Cutting off oxygen for most creatures will result in near-instant death.
But scientists have discovered that one animal – the naked mole rat – is able to survive for up to five hours while starved of oxygen.
The strange-looking creature is able to create oxygen in its own body with a chemical reaction.
The strange-looking mole-rat uses fructose to produce oxygen with its own body
It can create oxygen without using its lungs – producing it from fructose, a type of sugar, within its own body.
It is hoped that understanding the extraordinary trick performed by the naked mole rat could lead to new treatments for heart attacks and strokes.
Being able to breathe without using their lungs is only the latest extraordinary ability found in the creatures.
Naked mole rats, which lack fur and live in complex underground burrows, were already known to live decades longer than other rodents, resist getting cancer, and be impervious to many types of pain.
They are also virtually cold-blooded and the only mammal with a social structure similar to that of ants and termites.
Naked mole rats live decades longer than other rodents, resist getting cancer and are impervious to certain types of pain
Each colony has a female queen that gives birth to young, a small number of breeding males, and numerous sterile workers.
Lead scientist Professor Thomas Park, from the University of Illinois in Chicago, US, said: ‘The naked mole rat has simply rearranged some basic building-blocks of metabolism to make it super-tolerant to low oxygen conditions.’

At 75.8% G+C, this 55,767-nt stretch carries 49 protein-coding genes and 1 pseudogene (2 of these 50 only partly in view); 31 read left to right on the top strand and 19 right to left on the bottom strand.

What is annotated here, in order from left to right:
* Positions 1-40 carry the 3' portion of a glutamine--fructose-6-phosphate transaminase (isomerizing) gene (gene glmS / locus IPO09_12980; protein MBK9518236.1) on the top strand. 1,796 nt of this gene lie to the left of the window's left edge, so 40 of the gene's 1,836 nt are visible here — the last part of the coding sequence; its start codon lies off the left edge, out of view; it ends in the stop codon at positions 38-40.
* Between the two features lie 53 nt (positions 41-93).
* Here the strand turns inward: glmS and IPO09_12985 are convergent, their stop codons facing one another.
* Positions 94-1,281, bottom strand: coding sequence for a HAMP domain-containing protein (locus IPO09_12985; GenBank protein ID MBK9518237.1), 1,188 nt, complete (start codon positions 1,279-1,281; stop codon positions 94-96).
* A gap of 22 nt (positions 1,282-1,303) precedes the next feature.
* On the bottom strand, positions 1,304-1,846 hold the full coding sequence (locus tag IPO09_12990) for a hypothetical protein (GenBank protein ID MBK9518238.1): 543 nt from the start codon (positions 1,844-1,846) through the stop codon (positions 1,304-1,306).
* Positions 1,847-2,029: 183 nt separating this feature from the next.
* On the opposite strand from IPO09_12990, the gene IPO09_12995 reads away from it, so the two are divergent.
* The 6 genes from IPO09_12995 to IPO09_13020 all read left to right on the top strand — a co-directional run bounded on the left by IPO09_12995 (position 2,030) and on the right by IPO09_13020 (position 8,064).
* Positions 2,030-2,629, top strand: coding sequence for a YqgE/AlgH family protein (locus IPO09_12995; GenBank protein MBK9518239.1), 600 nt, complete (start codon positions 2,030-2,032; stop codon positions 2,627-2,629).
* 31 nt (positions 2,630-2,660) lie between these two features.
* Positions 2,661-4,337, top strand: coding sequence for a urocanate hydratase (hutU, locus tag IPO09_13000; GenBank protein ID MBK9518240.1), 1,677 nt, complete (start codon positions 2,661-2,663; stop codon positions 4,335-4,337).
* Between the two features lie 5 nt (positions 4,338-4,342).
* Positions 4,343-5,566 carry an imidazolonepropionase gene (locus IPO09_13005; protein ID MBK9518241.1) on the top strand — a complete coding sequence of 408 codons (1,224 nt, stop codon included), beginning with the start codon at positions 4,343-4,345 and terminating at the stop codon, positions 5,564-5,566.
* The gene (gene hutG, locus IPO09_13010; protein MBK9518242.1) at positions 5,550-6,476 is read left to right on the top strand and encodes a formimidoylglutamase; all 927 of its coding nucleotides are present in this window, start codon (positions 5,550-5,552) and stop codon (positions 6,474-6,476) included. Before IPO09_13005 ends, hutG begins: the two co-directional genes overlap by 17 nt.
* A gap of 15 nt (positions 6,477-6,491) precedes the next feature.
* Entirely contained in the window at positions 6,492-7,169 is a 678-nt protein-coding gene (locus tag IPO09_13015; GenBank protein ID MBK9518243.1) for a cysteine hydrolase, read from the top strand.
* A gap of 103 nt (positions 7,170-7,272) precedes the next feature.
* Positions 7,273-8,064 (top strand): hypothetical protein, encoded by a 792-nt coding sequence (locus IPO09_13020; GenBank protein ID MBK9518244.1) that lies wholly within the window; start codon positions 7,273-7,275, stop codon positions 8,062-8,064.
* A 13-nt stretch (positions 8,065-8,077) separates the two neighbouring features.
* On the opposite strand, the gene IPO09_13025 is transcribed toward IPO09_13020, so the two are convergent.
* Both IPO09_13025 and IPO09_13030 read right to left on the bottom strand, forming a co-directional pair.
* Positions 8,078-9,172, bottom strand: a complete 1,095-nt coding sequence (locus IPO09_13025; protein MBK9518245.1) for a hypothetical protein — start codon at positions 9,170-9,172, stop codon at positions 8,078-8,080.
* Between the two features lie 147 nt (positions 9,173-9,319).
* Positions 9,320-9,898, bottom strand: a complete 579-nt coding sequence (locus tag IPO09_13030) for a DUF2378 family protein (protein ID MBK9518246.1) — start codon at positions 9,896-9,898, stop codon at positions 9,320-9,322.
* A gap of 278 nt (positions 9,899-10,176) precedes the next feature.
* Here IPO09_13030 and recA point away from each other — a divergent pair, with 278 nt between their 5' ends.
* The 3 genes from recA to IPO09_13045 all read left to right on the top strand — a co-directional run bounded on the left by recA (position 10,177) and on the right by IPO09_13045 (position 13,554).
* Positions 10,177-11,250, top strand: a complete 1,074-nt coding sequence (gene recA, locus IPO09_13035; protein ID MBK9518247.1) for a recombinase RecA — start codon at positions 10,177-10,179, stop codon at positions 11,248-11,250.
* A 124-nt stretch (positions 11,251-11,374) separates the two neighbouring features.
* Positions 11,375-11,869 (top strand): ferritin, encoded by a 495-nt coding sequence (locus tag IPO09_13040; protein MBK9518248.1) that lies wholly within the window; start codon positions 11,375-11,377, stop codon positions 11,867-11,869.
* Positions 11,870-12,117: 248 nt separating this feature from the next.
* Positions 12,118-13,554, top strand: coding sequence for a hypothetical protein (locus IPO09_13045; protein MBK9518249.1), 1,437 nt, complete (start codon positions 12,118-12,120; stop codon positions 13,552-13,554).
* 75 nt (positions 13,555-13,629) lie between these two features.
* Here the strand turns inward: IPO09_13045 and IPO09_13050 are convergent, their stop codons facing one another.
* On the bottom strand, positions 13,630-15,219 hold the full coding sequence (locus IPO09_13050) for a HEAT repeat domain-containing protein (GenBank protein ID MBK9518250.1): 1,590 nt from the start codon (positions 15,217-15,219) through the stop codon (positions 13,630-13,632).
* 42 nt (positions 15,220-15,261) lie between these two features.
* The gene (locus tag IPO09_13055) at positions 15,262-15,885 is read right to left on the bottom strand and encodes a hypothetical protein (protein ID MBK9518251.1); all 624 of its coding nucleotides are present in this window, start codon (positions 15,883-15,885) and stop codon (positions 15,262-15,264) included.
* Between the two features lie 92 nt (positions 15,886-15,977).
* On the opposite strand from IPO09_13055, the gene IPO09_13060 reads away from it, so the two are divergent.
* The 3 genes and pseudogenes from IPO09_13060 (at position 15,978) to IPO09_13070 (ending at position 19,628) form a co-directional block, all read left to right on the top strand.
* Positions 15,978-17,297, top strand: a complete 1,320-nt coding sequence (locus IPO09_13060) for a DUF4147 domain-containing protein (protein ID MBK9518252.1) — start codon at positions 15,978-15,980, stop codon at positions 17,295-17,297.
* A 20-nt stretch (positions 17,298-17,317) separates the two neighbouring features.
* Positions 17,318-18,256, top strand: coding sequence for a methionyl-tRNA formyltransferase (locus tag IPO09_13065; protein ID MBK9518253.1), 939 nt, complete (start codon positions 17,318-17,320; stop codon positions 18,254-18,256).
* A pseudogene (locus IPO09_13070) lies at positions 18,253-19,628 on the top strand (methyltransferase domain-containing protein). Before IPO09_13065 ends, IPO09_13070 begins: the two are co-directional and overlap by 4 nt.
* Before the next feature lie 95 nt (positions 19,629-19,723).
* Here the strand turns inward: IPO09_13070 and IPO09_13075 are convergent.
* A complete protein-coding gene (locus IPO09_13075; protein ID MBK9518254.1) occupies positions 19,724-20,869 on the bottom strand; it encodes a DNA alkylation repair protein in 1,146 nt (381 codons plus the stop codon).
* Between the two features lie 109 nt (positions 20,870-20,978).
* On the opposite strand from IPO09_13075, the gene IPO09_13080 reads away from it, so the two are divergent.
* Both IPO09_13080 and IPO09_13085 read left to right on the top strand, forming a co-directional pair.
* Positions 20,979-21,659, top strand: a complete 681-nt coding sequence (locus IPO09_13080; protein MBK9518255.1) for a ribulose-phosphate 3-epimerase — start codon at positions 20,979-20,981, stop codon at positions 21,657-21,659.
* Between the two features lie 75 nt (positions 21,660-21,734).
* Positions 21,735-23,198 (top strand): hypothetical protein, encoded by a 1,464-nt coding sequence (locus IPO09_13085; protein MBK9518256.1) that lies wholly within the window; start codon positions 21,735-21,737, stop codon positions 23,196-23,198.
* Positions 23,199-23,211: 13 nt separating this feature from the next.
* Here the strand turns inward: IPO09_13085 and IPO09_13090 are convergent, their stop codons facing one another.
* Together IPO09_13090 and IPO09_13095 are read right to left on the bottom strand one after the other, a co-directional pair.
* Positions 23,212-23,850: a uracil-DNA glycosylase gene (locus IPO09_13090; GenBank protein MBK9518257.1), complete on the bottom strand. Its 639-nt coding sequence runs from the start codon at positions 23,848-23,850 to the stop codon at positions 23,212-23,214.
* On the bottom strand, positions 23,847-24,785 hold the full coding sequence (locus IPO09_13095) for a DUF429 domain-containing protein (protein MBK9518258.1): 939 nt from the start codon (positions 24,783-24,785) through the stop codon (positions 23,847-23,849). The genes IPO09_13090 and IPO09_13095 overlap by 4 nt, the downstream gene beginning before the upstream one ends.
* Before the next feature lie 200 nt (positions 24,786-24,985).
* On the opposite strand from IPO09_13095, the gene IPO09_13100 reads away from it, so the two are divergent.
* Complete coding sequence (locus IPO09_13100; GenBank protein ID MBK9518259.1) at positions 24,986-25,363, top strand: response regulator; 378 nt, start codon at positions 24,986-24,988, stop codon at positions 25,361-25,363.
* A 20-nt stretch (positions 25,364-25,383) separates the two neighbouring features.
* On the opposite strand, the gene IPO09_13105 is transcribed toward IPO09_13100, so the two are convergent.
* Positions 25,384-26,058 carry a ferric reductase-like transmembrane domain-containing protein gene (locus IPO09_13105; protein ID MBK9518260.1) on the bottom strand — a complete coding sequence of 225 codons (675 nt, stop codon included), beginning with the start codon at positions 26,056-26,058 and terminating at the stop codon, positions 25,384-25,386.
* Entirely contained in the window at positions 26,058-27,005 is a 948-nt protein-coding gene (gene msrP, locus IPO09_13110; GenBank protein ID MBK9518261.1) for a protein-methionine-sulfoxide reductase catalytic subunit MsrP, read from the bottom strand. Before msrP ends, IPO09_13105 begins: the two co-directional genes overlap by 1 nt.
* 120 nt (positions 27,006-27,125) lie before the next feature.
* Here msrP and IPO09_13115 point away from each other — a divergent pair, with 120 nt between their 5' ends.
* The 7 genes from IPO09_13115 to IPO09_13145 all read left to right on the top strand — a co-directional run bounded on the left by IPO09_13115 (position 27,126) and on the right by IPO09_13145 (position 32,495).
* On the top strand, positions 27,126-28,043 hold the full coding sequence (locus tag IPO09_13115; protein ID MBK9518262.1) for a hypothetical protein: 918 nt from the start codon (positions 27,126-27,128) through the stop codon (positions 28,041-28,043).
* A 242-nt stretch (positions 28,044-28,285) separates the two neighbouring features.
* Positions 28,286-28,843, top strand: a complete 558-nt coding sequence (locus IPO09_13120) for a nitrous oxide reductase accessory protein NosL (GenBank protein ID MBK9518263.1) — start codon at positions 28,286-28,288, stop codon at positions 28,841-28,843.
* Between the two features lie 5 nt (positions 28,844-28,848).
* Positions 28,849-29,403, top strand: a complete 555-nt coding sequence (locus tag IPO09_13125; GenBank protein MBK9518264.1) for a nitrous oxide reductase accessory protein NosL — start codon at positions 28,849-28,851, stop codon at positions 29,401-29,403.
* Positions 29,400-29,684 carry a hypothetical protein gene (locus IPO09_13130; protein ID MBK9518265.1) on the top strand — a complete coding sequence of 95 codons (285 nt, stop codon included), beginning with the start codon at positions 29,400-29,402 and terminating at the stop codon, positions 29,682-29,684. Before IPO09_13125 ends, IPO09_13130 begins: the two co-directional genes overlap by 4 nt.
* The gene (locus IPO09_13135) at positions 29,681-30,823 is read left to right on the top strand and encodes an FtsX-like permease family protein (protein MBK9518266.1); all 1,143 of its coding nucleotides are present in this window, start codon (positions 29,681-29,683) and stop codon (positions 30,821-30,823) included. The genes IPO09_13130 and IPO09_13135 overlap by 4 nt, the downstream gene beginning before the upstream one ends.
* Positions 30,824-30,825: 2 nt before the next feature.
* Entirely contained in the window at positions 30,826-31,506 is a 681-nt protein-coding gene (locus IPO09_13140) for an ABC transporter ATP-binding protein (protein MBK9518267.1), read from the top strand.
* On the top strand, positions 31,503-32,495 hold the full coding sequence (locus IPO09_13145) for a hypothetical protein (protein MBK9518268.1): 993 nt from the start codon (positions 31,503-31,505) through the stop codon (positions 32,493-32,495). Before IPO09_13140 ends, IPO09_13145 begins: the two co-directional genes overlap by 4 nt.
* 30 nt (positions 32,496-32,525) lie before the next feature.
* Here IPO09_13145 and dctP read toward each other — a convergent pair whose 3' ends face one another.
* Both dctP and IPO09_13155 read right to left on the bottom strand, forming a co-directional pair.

In laboratory tests, naked mole rats totally starved of oxygen went into a state of suspended animation but survived for up to 18 minutes with no lasting ill effects.
Mole rats can survive for hours with oxygen levels that would be fatal to humans in minutes
Mice subjected to the same conditions perished in 20 seconds.
At oxygen levels low enough to be fatal to humans within minutes, the creatures kept going for at least five hours.
As they switched from normal metabolism, the naked mole rats released large amounts of fructose in their bloodstreams and used it as an energy source.
The ability to do without oxygen is thought to be an adaptation to living in airless super-crowded burrows packed with hundreds of colony-mates.
Mole rats live in complex underground burrows with a social structure similar to ants
The findings, published in the journal Science, could help researchers devise new strategies to prevent tissue damage in victims of heart attacks and strokes.
German co-author Professor Gary Lewin, from the Max Delbruck Centre for Molecular Medicine in Berlin, said: ‘Our work is the first evidence that a mammal switches to fructose as a fuel.
‘Patients who suffer an infarction (heart attack) or stroke experience irreparable damage after just a few minutes of oxygen deprivation.’